It is therefore an object of the present invention to provide an information output device which is compact and excellent in portability.
It is another object of the present invention to provide an information output device which is suitable for operation by one hand and excellent in operability.
It is still another object of the present invention to provide an information output device which is applicable as an aid for deaf-mutes to make conversation.
It is yet still another object of the present invention to provide an information output device which is quite compact and can be mounted on a mount means removably wearable on a portion of a person's body so that the device can be quickly and efficiently used whenever required.
It is a further object of the present invention to provide an information output device which can easily present output messages in regular position with respect to a partner of conversation effected through the agency of characters.
It is still a further object of the present invention to provide an information output device which adopts a novel design in the arrangement of keys on keyboard for the selection of output characters to thereby greatly improve the efficiency of key selection.
It is a further object of the present invention to provide an information output device having a keyboard construction which will further ensure selective depression of keys for the selection of output characters.
It is yet a further object of the present invention to provide an information output device in which the operational performance of the output character selecting keyboard may be changed in accordance with the conditions under which the device is used.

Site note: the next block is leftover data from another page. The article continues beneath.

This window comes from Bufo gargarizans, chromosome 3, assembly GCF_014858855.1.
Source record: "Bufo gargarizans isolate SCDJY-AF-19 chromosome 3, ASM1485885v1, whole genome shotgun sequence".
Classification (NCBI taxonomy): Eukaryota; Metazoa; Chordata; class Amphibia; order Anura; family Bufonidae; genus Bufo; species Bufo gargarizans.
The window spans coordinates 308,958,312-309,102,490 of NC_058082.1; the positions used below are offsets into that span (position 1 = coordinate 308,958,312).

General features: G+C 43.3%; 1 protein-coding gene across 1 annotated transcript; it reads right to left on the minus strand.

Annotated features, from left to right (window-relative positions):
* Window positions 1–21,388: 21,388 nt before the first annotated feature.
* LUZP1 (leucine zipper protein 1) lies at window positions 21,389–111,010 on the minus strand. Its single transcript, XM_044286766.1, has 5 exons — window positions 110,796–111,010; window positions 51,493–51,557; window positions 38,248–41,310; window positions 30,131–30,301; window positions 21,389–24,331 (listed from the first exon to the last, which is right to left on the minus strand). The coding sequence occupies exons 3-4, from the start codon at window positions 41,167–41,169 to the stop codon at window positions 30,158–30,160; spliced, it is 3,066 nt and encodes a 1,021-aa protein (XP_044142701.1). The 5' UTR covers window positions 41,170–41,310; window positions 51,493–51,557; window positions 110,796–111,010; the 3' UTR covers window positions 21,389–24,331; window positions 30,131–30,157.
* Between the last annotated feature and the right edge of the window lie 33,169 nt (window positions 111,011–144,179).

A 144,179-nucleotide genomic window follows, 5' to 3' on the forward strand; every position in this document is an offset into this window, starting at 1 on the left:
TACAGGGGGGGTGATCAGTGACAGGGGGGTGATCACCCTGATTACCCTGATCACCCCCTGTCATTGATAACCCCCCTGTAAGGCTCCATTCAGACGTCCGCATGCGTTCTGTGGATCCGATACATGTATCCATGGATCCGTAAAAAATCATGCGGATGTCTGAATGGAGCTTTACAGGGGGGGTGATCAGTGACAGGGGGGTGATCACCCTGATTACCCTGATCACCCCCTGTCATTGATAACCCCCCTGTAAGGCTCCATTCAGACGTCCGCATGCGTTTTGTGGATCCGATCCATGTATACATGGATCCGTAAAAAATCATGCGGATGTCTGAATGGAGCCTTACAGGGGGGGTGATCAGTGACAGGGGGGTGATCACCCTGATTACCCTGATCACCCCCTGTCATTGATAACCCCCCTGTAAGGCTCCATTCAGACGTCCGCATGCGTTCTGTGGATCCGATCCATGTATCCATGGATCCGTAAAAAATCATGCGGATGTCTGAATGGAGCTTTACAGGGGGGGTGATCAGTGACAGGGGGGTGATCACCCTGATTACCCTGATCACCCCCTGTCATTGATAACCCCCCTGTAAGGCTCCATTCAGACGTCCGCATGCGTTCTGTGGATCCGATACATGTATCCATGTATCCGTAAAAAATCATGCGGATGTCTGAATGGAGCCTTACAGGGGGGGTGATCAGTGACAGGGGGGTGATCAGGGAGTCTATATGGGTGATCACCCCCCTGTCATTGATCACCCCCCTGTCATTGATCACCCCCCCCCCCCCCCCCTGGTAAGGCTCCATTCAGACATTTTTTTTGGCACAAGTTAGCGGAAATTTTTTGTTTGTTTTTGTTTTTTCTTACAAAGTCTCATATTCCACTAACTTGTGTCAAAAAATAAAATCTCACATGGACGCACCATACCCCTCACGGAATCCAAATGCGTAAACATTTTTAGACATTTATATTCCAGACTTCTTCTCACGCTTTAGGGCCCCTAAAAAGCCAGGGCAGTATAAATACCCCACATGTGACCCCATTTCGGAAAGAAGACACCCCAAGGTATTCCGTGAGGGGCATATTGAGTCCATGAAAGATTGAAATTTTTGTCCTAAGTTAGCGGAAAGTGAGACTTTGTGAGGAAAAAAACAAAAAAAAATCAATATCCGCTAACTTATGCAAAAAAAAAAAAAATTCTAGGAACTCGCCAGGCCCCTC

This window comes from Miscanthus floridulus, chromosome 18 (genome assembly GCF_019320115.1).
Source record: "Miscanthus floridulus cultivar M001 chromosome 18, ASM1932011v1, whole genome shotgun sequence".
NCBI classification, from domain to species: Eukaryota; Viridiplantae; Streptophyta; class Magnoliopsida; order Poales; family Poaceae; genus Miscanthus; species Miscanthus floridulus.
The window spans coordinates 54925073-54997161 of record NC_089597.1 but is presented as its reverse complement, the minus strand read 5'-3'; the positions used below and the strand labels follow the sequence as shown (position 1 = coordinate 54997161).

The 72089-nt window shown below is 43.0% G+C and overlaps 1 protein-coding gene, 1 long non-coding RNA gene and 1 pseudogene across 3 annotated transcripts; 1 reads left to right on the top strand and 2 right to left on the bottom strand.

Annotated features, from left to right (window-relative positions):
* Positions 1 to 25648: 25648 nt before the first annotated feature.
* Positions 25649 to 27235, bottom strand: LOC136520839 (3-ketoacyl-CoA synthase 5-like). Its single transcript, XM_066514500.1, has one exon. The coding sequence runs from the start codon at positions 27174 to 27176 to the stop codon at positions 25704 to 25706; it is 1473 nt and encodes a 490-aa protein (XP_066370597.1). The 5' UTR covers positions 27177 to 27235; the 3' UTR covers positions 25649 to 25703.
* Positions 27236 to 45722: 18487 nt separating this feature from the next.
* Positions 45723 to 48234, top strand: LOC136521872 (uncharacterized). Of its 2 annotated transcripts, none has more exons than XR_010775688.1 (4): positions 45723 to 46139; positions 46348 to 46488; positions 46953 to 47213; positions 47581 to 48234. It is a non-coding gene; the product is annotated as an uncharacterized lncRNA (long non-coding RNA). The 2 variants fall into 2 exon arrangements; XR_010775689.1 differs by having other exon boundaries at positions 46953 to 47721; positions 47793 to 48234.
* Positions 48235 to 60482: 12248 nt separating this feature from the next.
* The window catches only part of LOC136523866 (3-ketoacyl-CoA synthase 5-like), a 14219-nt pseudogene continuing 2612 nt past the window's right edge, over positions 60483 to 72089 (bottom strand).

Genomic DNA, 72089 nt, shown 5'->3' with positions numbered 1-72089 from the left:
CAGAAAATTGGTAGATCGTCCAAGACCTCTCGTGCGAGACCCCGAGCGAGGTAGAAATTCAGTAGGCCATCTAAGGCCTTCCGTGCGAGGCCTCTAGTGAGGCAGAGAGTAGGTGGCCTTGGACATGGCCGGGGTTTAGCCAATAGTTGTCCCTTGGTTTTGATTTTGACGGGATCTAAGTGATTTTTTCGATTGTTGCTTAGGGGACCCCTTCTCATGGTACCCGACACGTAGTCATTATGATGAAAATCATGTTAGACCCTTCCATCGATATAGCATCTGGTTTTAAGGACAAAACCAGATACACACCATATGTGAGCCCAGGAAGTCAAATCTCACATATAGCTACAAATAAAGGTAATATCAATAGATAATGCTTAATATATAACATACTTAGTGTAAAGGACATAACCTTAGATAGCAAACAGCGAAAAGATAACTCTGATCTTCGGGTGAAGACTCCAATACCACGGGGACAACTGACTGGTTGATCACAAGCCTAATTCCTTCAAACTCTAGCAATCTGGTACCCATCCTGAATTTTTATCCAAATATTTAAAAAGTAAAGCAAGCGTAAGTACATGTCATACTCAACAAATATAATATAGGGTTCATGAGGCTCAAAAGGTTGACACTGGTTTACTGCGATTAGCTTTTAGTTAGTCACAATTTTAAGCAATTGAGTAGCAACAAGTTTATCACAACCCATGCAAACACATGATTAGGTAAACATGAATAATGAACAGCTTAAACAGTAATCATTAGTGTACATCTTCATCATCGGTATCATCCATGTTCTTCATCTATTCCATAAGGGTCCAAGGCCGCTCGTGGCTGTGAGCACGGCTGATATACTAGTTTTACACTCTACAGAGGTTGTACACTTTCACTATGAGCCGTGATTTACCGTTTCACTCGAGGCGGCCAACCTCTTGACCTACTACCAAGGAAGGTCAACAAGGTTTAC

It is a further object of the present invention to provide a novel type of information output device which is designed to compactly accommodate therein a roll of long-footage printing paper and to pay off the printing paper as it is printed with successive desired characters.
It is a further object of the present invention to provide an information output device which is a typewriter having a printing mechanism very simply constructed by a combination of thermosensitive recording paper and thermal printing head.
It is still a further object of the present invention to provide an information output device which is an instrument having a display device for displaying information and is quite compact and light in weight as well as good in operability.
Numerous novel points representing the features of the present invention are pointed out in detail in appended claims which form part of the specification of the application. For the full understanding of the present invention, the advantages in its operation and the objectives which will be achieved by carrying out the invention, reference should be had to the following detailed description taken in conjunction with the accompanying drawings which exemplarily illustrate some preferred embodiments of the invention.
FIG. 1 is a perspective view of a typewriter which is an embodiment of the information output device according to the present invention.
FIG. 2 is a fragmentary perspective view of the thermal head shown in FIG. 1.
FIG. 3 is a plan view illustrating the manner in which characters are printed on the recording paper.
FIG. 4 is a perspective view of the printing mechanism in the typewriter of FIG. 1.
FIG. 5 is a vertical cross-section of the FIG. 1 typewriter.
FIG. 6 is a block diagram of the control circuit for the FIG. 1 typewriter.
FIG. 7 is a perspective view showing the back side of the FIG. 1 typewriter.
FIG. 8 is a perspective view showing the back side of the FIG. 1 typewriter with the back cover thereof opened.
FIG. 9 is a vertical cross-section of the typewriter when in the position of FIG. 8.